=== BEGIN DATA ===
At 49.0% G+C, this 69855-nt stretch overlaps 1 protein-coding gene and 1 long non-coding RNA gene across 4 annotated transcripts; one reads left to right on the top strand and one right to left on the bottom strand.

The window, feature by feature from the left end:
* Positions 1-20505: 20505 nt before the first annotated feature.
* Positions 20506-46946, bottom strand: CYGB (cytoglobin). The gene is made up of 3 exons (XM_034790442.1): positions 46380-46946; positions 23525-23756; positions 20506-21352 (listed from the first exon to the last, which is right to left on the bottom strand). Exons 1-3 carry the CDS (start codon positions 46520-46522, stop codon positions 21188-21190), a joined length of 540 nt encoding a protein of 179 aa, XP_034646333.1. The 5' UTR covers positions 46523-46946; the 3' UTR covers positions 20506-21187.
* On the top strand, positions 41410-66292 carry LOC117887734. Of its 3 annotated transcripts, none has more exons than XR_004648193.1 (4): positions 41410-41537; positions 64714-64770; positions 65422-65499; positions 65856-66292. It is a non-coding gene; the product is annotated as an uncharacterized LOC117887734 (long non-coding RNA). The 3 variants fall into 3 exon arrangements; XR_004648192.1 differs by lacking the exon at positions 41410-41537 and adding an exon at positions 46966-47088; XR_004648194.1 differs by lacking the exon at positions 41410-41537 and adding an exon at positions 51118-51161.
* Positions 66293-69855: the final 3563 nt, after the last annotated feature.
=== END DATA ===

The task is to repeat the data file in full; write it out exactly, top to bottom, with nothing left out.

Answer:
At 49.0% G+C, this 69855-nt stretch overlaps 1 protein-coding gene and 1 long non-coding RNA gene across 4 annotated transcripts; one reads left to right on the top strand and one right to left on the bottom strand.

The window, feature by feature from the left end:
* Positions 1-20505: 20505 nt before the first annotated feature.
* Positions 20506-46946, bottom strand: CYGB (cytoglobin). The gene is made up of 3 exons (XM_034790442.1): positions 46380-46946; positions 23525-23756; positions 20506-21352 (listed from the first exon to the last, which is right to left on the bottom strand). Exons 1-3 carry the CDS (start codon positions 46520-46522, stop codon positions 21188-21190), a joined length of 540 nt encoding a protein of 179 aa, XP_034646333.1. The 5' UTR covers positions 46523-46946; the 3' UTR covers positions 20506-21187.
* On the top strand, positions 41410-66292 carry LOC117887734. Of its 3 annotated transcripts, none has more exons than XR_004648193.1 (4): positions 41410-41537; positions 64714-64770; positions 65422-65499; positions 65856-66292. It is a non-coding gene; the product is annotated as an uncharacterized LOC117887734 (long non-coding RNA). The 3 variants fall into 3 exon arrangements; XR_004648192.1 differs by lacking the exon at positions 41410-41537 and adding an exon at positions 46966-47088; XR_004648194.1 differs by lacking the exon at positions 41410-41537 and adding an exon at positions 51118-51161.
* Positions 66293-69855: the final 3563 nt, after the last annotated feature.